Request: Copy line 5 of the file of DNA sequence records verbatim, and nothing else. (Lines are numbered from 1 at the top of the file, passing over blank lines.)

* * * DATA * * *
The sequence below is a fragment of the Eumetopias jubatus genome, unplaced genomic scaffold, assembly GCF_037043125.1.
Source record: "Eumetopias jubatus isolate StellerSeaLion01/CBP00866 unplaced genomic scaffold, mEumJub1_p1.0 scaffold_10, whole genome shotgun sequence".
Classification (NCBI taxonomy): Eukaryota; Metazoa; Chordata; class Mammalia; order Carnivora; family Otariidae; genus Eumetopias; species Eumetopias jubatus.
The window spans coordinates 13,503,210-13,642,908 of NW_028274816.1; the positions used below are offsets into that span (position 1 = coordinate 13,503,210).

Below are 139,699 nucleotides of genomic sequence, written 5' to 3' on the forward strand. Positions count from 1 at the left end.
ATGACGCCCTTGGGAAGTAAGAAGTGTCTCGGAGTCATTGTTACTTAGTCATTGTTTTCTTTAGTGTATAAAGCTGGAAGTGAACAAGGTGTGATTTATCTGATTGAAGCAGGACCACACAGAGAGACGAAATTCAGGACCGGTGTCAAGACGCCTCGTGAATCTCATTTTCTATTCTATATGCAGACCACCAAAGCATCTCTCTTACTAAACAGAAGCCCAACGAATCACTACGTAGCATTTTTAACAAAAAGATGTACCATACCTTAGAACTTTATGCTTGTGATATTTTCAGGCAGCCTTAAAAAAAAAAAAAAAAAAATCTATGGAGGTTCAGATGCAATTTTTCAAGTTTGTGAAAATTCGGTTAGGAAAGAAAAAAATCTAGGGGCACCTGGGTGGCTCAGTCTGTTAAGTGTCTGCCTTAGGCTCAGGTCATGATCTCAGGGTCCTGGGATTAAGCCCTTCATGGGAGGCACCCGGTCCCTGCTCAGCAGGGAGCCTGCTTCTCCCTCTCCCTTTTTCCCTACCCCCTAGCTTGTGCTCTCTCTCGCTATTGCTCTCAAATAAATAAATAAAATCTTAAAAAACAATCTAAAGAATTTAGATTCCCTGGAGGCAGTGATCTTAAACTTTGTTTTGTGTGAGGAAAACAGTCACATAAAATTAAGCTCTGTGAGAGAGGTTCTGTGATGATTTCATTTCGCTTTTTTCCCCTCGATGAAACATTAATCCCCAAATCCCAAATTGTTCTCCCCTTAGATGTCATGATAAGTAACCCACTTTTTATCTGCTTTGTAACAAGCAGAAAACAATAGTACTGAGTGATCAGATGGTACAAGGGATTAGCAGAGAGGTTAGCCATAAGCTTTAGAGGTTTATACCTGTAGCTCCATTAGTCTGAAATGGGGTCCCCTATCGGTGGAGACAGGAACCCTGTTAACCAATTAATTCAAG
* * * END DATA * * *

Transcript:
Below are 139,699 nucleotides of genomic sequence, written 5' to 3' on the forward strand. Positions count from 1 at the left end.